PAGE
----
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Trees are wildlife just as deer or primroses are wildlife. Each species has its own agenda and its own interactions with human activities [...] Written by one of Britain's best-known naturalists, Woodlands offers a fascinating new insight into the trees of the British landscape that have filled us with awe and inspiration throughout the centuries. Looking at such diverse evidence as the woods used in buildings and ships, and how woodland has been portrayed in pictures and photographs, Rackham traces British woodland through the ages, from the evolution of wildwood, through man's effect on the landscape, modern forestry and its legacy, and recent conservation efforts and their effects. In his lively and thoroughly engaging style, Rackham explores woodlands and their history, through names, surveys, mapping and legal documents, archaeology, photographs, and works of art, thus offering an utterly compelling insight into British woodlands and how they have come to shape a national obsession.
Originally published as Volume 100 in the New Naturalist series. This edition differs in having all the illustrations on plates in black-and-white only.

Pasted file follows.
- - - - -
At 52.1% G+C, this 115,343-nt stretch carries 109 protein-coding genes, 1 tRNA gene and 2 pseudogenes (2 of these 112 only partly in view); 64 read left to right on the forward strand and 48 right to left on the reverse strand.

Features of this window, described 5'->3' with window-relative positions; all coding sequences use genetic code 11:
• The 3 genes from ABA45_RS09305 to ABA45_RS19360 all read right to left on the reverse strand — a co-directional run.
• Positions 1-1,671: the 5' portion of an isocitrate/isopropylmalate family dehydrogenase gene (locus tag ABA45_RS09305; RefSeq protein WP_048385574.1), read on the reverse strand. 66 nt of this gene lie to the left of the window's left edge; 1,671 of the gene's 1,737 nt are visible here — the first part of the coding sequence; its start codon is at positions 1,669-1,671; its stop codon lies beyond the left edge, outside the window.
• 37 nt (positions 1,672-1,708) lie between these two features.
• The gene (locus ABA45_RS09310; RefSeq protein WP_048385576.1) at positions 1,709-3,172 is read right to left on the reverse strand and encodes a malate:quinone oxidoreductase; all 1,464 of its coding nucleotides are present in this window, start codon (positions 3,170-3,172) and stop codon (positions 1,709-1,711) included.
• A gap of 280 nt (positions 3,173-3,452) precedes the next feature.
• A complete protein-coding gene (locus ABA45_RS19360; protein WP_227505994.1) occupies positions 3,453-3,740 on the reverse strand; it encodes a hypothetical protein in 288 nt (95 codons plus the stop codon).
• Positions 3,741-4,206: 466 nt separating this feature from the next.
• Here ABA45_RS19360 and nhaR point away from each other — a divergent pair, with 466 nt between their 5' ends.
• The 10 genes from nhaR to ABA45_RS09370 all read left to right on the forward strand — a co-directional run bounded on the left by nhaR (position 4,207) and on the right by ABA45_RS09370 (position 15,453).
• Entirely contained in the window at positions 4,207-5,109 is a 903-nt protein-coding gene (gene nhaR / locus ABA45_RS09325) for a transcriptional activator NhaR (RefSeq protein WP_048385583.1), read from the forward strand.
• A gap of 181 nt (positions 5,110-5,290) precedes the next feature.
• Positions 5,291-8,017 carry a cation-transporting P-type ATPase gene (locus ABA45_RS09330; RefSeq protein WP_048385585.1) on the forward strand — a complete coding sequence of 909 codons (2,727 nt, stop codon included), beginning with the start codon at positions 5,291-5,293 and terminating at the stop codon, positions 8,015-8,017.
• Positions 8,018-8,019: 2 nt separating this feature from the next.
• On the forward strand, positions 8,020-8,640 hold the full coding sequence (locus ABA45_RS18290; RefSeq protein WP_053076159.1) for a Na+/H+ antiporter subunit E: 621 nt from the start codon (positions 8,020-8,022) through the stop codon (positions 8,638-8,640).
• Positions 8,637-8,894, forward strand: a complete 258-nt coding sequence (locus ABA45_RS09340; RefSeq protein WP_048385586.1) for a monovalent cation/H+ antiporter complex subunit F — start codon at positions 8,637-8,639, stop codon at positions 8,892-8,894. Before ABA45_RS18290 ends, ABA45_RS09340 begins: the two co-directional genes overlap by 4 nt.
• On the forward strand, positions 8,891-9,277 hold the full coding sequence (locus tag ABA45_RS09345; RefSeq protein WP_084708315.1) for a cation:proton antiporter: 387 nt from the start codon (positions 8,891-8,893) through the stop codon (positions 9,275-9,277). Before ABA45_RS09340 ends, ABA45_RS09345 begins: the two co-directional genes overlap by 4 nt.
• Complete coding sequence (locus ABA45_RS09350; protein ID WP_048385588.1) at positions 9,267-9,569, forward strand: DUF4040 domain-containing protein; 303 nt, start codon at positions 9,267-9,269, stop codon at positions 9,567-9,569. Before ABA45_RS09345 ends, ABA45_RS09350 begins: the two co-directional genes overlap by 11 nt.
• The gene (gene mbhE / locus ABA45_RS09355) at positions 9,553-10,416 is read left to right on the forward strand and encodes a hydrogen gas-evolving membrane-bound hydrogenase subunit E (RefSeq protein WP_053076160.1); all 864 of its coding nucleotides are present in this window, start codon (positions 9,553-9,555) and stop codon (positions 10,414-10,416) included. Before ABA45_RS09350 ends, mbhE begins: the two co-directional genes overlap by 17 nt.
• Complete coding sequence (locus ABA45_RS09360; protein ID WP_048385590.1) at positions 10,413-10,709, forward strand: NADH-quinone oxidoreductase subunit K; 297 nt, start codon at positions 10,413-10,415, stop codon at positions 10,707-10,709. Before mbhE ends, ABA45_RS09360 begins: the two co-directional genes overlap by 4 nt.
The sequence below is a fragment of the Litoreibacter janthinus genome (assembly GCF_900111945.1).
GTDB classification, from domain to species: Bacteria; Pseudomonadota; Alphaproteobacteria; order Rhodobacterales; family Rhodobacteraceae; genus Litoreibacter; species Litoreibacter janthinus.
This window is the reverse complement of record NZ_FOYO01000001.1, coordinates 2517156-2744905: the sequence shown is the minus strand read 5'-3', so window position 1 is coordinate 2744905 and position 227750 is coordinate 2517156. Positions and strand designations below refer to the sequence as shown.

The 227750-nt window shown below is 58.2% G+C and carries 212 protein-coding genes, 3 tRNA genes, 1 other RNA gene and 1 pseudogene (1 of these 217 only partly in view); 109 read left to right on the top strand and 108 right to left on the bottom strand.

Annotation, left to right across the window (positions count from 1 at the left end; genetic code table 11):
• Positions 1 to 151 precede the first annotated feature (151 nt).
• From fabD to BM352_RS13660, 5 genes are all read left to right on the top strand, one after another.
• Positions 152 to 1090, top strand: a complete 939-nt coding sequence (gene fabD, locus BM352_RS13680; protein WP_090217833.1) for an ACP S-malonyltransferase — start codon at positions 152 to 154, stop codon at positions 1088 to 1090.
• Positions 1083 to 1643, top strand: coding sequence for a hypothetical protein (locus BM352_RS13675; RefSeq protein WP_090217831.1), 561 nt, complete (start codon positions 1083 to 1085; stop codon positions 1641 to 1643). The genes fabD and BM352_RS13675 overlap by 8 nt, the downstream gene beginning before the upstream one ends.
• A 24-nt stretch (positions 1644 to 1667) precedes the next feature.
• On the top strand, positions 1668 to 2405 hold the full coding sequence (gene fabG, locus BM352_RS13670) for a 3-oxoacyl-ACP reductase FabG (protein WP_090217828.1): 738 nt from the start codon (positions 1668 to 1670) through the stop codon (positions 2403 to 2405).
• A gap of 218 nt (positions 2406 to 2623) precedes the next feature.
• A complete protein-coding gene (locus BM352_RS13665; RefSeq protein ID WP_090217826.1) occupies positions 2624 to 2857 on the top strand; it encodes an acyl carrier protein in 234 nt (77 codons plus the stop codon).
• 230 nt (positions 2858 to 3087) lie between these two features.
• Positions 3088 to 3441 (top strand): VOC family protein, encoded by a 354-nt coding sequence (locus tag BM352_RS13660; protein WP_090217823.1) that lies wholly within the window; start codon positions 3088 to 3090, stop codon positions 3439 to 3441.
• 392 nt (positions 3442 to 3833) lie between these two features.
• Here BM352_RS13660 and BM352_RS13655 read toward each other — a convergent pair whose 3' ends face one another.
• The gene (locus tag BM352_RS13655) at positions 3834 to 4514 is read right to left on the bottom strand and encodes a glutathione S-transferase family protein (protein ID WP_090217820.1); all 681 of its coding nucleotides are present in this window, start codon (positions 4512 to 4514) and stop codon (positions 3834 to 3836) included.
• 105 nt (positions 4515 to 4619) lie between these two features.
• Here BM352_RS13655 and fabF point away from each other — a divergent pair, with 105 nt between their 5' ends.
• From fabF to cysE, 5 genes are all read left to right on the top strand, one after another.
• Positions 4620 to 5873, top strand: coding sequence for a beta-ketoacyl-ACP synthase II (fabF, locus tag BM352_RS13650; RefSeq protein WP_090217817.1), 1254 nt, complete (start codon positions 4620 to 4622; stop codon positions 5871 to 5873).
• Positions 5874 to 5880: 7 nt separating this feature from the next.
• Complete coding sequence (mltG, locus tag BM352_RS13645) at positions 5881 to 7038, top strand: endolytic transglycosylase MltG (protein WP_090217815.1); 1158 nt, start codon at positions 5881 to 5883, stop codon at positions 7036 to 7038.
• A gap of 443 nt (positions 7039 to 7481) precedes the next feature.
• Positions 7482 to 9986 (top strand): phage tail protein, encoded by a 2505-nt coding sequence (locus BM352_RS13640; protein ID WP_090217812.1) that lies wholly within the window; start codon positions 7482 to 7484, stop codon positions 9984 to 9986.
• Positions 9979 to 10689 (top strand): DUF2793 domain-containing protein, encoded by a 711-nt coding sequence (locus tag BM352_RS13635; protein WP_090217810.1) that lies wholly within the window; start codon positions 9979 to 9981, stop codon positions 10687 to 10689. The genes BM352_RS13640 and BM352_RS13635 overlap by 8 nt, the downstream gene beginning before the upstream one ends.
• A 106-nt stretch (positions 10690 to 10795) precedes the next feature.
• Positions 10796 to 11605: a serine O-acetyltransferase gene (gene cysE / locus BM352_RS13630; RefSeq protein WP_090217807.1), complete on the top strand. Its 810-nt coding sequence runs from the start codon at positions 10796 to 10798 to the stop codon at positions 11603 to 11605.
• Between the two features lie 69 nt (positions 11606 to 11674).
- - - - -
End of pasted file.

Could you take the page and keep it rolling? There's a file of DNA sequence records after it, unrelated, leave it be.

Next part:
The late Oliver Rackham is a name synonymous with woodlands. He has written various books on trees and woodland, most recently a second edition of Ancient Woodland: Its History, Vegetation, and Uses in England. Dr Rackham (OBE) his been Praelector Rhetoricus at Corpus Christi College, Cambridge.
"Rackham has been a great champion for real woods and against the endless postwar conifer plantations – a campaign now largely won. Here he is writing not as a conservationist, but simply to share his prodigious knowledge of woods and trees with the reader."
- The Times
"[...] A magnificent compendium of evocations, celebrations and warnings – the harvest of a long lifetime, gathered slowly but with unflagging passion."
"The Woodland Trust welcomes Oliver Rackham's latest book celebrating the glories of our irreplaceable ancient woodland heritage. Restoration of ancient woods and creation of new woods is vital to creating a countryside which is more sympathetic to woodland wildlife, and which delivers benefits to society."
- Woodland Trust
"Magnificent, masterful [...] For those of us who worship trees, Rackham is our (slightly grumpy) High Druid. A true classic."
- The Week